“I think the ultimate sustainability is when you walk out into your garden and pick everything for your own lunch or dinner. If you need something else, ask your next door neighbour who may be growing something you don’t have. ”
- Justin Wells of Two Skinny Cooks, on food sustainability
On our trip to the Southern Highlands this autumn 2012, we visited the beautiful country towns of Bowral, Berrima, Moss Vale, Sutton Forest and Burrawang among so many others. Our previous blogposts from our 2012 trip include:
We also discovered a new cafe in the heart of Berrima town which is run by a couple of passionate chefs who used to operate Strangers With Candy in Redfern.
Veronica Stute and Justin Wells traded their Sydney lifestyle by making that tree-change move to Berrima and started Two Skinny Cooks, a cafe serving the freshest of local ingredients from their very own farm.
I caught up with Justin to find out how the “skinny cooks” are doing, what inspires their food and their passion for creating mouth-watering meals using the freshest of local produce.
Interview with Justin Wells
Chopinand: You already owned a property in Berrima that supplied fresh vegetables when you were still running Strangers With Candy in Redfern, Sydney. What was the most significant reason that made you both decide to make the permanent move to set up Two Skinny Cooks in the Southern Highlands?
JW: We were renovating the house in Berrima at the same time and were doing it ourselves so it took around four years to complete. During this time we set it up as a guest house for a Friday & Saturday night stay. The goal was for it to be a long term guest house, but one day we looked at each other and decided, “Why don’t we live here?” We quickly sold Strangers with Candy and realised our new goal. After a bit of time off we started working on the concept of Two Skinny Cooks.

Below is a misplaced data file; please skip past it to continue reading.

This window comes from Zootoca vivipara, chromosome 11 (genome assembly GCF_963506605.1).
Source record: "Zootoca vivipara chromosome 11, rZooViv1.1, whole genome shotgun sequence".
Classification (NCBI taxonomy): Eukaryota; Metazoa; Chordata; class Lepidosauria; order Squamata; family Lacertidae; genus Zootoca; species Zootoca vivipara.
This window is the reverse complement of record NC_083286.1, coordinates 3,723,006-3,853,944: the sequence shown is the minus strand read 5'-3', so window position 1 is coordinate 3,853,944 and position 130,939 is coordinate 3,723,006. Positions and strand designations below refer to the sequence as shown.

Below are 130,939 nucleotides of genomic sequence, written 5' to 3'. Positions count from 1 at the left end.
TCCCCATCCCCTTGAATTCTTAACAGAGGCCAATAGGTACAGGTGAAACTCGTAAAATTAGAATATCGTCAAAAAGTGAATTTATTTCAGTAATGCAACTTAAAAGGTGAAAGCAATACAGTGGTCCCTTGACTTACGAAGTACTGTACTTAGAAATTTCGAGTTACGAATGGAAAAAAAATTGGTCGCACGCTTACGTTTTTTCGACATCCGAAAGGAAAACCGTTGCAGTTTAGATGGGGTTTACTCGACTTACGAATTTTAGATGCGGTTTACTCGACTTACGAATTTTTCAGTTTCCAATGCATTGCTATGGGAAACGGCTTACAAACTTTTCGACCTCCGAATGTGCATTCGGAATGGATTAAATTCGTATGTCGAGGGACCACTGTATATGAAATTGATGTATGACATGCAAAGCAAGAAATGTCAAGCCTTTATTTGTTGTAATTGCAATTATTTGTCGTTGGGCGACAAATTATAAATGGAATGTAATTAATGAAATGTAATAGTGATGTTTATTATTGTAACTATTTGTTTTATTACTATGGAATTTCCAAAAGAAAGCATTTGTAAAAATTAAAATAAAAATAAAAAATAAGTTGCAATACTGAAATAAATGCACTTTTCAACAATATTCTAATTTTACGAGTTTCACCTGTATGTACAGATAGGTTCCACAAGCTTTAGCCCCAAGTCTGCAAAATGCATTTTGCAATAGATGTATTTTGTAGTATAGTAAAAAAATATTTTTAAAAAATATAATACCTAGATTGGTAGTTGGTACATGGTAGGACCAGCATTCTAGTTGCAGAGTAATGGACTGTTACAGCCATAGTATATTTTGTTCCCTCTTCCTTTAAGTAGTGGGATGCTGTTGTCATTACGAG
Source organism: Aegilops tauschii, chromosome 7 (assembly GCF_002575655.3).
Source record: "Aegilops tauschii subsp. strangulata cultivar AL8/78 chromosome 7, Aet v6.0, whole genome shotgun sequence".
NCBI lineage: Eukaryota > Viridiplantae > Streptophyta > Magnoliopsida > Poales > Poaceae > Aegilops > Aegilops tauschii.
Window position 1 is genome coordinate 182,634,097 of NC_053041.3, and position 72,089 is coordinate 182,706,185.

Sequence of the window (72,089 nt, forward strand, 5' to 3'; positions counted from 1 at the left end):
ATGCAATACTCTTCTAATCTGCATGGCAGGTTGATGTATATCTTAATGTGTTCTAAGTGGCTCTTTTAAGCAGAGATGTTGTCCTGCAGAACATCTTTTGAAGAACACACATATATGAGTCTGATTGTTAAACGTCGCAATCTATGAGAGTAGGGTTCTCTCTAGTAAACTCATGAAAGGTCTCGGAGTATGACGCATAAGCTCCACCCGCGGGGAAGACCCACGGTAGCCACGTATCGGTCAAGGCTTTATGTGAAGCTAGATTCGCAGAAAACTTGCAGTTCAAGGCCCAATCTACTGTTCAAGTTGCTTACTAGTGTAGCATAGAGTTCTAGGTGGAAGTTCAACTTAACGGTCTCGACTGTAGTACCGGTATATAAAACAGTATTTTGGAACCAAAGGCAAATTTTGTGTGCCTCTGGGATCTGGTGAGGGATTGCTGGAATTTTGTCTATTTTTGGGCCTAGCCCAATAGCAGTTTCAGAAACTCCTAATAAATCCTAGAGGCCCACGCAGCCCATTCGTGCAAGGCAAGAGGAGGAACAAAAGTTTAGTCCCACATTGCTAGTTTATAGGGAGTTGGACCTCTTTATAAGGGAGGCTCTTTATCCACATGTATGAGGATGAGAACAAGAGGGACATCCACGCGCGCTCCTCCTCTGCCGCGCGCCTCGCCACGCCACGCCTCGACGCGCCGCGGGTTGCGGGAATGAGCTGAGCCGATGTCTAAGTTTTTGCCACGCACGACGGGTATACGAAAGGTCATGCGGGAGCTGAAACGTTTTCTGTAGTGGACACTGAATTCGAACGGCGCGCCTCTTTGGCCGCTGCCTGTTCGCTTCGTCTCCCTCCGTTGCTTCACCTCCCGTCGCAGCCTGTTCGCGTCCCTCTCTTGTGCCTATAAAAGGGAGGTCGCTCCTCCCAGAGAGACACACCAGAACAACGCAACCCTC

Chopinand: You have a wonderful food concept where ingredients come directly from your farm and many items on your menu can also be found on the retail shelves at your café. Can you share with our readers about how your customers have responded to this fresh food philosophy?
JW: Customers absolutely love it. They realise after tasting our products & café menu that fresh produce really does make a difference. They are amazed (as am I) about the flavours produced from vegetables harvested within hours of use, not weeks or months, as in most of the supermarket varieties.
All of the vegetables we grow are Heirloom varieties from seed savers around the world as well as here in Australia. Heirlooms are plants that have stood the test of time with exceptional flavour, high yields and a long harvest season. These are very different plants to the ‘Supermarket Variety’ hybrids which are created for long storage life and aesthetics rather than freshness and flavour.
Chopinand: Although both of you have worked together before setting up your own business, I think our readers will be interested to know what is it like for two life partners to be in business together. Can you share some of your thrills and spills, the most annoying (if any) and most satisfying moments of working together as a couple?